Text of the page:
To view a list of upcoming prescribed burns in South Australia please visit Department for Environment and Water's fire management website.
Your safety is an absolute priority. Before embarking on any wilderness activities, be sure to check for any park closures or fire bans that may affect you.
Important: During the Fire Danger Season you will need to keep a daily check of the Fire Bans and Ratings issued by the South Australian Country Fire Service.
Plan ahead and stay safe while travelling and holidaying in South Australia.
Why we do it
The Department for Environment and Water is the government agency responsible for fire prevention in South Australia's National Parks and reserves. This involves a range of activities throughout the year such as planning, research, prevention works, training crews, prescribed burning and responding to bushfires. Along with Forestry SA and SA Water, we are responsible for fire prevention on all of South Australia’s public lands. We work cooperatively with the South Australian Country Fire Service (CFS) to suppress fires and manage environmental issues. Fire is an integral part of the South Australian landscape, with many vegetation types requiring periodic fire to maintain ecological values.
How we do it
Our fire management program aims to protect land at risk from bush fires through a range of activities, including:
- developing fire management plans for Eyre Peninsula to identify risks to life, property, the environment and identify landscape scale risk mitigation strategies for National Parks, SA water land and neighbouring properties
- prescribed burning to minimise negative impacts from bush fires on communities, assets and the environment. These burns help to limit the spread of bush fires and gives the CFS the best chance to stop them before they get to people and their homes
- environmental assessments pre and post prescribed burning to ensure we are having no negative environmental impacts and that we are learning from our experiences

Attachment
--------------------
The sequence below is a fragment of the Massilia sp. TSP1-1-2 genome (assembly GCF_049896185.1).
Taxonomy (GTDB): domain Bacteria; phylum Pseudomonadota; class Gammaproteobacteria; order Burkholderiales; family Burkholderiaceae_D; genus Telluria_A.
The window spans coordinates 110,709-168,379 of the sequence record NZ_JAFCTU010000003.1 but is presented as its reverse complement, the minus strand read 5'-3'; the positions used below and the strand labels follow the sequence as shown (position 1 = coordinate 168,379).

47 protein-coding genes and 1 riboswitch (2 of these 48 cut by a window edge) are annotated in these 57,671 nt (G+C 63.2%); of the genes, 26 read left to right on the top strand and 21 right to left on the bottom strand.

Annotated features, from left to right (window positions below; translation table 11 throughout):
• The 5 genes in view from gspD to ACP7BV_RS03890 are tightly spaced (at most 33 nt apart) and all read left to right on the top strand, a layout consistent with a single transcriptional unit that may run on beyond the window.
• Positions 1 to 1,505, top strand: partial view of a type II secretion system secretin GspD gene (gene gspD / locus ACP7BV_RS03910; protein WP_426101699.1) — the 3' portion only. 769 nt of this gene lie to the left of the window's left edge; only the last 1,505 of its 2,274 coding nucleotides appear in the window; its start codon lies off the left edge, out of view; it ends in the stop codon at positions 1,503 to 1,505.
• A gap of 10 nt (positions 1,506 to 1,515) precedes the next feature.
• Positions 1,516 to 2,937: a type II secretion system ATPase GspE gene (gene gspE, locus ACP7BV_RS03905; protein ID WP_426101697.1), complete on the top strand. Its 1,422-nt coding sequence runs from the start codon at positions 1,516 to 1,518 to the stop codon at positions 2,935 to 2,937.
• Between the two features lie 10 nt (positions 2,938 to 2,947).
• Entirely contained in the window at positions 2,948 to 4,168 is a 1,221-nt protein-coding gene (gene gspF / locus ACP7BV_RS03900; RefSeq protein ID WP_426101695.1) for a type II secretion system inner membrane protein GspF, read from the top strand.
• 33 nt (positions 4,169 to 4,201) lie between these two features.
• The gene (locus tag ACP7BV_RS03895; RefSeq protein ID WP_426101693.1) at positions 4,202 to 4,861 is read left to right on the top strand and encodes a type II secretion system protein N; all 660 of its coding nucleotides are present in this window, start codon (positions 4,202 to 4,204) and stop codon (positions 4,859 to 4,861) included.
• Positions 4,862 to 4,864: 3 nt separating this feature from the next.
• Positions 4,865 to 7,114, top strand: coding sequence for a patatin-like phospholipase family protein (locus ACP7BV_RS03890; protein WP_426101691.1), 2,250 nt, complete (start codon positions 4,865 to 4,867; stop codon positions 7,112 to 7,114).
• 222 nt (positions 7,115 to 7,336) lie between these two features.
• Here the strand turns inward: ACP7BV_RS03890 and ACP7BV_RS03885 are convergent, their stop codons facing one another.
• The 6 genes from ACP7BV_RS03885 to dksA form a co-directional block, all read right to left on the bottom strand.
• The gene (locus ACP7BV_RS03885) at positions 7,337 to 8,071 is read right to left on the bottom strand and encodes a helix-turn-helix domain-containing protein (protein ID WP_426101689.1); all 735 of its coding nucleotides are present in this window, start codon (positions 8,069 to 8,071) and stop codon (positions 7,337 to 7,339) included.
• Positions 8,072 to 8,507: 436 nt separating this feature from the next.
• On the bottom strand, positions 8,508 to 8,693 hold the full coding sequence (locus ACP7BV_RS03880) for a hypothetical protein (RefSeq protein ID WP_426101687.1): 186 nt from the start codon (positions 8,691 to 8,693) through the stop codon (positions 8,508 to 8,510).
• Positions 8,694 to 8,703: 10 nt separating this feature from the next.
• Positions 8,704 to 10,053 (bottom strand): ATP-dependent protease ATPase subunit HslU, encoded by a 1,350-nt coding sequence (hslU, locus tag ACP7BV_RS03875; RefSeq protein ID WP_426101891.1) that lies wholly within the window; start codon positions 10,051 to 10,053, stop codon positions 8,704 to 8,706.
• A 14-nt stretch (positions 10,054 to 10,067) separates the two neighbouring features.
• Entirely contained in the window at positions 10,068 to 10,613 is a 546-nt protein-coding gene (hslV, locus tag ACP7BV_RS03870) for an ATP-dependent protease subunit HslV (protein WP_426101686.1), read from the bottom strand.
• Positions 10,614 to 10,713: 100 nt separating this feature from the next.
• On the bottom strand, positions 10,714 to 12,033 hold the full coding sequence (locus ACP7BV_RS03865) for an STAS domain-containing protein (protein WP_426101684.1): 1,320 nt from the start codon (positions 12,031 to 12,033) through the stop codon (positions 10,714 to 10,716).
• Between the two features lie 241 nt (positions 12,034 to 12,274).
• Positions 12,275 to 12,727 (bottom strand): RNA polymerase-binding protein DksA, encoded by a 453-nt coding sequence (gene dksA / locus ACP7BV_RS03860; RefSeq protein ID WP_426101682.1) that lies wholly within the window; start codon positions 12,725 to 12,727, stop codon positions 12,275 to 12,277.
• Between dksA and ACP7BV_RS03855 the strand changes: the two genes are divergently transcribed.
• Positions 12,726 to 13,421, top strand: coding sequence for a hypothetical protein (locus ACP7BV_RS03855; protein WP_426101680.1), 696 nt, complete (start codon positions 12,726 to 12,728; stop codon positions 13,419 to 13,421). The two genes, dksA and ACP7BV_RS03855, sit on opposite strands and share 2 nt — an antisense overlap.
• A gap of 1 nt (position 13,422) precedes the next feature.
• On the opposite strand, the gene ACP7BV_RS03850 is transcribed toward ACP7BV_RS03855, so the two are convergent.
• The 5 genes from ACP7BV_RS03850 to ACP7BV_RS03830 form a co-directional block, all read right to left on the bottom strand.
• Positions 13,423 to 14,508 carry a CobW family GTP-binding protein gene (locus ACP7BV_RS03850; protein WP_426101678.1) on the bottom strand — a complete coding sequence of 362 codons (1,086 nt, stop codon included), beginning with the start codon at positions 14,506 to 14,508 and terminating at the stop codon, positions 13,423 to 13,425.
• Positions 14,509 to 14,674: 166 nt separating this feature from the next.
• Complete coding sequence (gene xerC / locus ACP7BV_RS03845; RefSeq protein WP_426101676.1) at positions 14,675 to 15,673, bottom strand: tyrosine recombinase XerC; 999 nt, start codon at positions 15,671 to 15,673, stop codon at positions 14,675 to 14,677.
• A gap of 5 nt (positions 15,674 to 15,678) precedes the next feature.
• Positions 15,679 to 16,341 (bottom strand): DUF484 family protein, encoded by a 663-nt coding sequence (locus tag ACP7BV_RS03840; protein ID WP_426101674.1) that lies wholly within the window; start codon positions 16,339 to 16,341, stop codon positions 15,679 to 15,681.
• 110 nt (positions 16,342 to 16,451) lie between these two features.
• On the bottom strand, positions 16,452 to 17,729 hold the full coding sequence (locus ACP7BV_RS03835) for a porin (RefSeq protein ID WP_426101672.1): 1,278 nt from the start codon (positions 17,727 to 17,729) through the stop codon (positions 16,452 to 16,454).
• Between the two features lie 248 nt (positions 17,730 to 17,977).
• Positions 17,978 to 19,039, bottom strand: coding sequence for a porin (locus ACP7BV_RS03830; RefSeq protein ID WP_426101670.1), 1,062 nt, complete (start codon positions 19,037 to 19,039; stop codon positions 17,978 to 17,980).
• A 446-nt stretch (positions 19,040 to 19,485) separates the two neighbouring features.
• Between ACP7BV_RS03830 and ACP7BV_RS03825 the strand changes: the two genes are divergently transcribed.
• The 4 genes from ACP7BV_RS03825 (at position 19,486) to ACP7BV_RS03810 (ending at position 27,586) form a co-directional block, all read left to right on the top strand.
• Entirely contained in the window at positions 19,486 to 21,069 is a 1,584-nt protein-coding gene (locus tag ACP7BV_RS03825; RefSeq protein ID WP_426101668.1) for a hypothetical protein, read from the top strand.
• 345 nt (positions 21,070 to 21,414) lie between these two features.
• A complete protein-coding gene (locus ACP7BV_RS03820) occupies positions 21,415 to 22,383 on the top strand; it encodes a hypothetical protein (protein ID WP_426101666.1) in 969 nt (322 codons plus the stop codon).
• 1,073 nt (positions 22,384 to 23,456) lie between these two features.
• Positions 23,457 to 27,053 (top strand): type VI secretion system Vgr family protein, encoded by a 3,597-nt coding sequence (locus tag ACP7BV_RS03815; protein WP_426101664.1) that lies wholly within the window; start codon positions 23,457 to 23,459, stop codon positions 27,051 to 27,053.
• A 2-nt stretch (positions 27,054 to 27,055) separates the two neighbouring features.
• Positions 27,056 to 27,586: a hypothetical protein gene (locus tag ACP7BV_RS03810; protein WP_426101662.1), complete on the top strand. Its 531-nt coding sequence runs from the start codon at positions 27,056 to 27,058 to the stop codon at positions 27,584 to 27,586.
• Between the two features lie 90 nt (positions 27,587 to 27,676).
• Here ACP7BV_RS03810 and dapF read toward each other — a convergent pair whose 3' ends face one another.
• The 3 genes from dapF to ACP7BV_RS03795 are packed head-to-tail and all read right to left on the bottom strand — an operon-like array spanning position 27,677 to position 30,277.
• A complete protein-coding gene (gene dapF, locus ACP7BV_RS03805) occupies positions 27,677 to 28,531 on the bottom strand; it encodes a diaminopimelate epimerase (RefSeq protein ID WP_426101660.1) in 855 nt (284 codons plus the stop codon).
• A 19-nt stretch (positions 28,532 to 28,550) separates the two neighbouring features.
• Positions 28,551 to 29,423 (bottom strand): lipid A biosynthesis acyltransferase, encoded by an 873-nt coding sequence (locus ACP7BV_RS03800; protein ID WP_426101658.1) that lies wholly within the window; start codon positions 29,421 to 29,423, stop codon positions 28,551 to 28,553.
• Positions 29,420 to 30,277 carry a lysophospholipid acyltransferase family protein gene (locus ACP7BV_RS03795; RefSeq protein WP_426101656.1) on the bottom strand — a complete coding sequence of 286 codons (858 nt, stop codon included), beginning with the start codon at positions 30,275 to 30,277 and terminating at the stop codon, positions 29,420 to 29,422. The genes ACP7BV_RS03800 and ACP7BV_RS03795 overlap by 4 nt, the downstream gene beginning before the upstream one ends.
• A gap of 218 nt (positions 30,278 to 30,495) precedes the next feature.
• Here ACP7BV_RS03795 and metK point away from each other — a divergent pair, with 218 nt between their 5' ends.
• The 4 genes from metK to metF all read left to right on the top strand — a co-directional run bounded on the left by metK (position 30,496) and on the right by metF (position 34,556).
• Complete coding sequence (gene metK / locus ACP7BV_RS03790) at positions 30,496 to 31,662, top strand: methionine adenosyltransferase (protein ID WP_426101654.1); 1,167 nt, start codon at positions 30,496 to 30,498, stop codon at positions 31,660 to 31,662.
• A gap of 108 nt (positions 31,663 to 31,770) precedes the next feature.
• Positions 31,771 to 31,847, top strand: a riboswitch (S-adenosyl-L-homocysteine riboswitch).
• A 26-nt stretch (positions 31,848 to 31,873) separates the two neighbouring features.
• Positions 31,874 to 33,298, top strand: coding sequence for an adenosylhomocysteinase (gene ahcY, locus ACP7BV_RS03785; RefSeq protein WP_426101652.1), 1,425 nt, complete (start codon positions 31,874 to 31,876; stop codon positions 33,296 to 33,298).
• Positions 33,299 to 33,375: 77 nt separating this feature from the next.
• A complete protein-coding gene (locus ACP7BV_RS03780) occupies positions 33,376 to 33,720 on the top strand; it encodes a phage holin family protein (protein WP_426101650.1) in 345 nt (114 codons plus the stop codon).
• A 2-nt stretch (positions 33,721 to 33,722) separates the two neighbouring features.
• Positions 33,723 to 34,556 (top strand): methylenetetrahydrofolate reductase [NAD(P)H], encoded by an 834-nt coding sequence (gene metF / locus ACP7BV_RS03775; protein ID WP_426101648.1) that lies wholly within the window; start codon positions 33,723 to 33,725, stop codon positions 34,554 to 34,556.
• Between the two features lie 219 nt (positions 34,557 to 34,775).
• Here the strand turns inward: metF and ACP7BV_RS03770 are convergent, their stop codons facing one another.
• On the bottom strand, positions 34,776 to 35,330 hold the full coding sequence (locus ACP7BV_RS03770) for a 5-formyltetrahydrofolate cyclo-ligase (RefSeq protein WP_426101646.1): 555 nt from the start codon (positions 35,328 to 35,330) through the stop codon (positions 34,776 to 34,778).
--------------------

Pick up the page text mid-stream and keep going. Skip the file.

- maintaining a highly trained and experienced brigade of the CFS, specialising in remote and heavy scrub fuel firefighting. The brigade’s equipment is also designed for this purpose rather than for grass or building fires
- responding to bush fires on reserves we manage, SA Water lands or at the request of the CFS on any tenure of land
- maintenance of fire access tracks and fire infrastructure
- other fuel reduction works, such as slashing and weed management.
The most common vegetation on Eyre Peninsula is Mallee heath (scrub). Because of the structure of Mallee heath, fires in this veg type either burn intensely or they mostly stay as surface fires in the leaf litter. We use this knowledge of fire behaviour to our advantage to control what we light. At the time of year when we are burning Mallee fires we only burn under moderately hot or windy conditions during the day. We do our burns on days when the conditions are forecast to abate at night time or with a cool change following to help control and put them out. Mallee fires always create large, intimidating columns of smoke. While these fires may look uncontrollable to the casual observer they are in fact quite predictable and manageable under the right weather conditions. You might think the conditions are too dangerous on the day you see a prescribed burn taking place but we have learnt that the fires don’t burn well enough under cooler conditions. We look at all the risks very carefully, plan our prescribed burns with the CFS and ensure we have enough fire trucks and other equipment available. If the weather conditions aren’t suitable or the risk can’t be managed we don’t light up.
We are a brigade of the CFS with 49 trained firefighters on Eyre Peninsula and 400 statewide. We provide bushfire response support across the state through trained firefighters who work on the ground, and within incident management teams. Our fire-fighting equipment and training is specifically designed for fire management in native vegetation and remote areas.
When we can do it
Generally, the most suitable time to undertake a planned burn is autumn and spring. The right combination of fuel load, fuel moisture, temperature, relative humidity and wind speed is needed for a prescribed burn to be conducted safely and effectively. When we burn during the fire danger period we obtain a permit from the CFS or local council. We do not burn on total fire ban days
. Many months of research, planning and approvals occur before Department staff light a prescribed burn. This includes working with the CFS to look for potential problems and to minimise any risks by making sure all back-up resources are organised and fall-back options are identified before they are needed.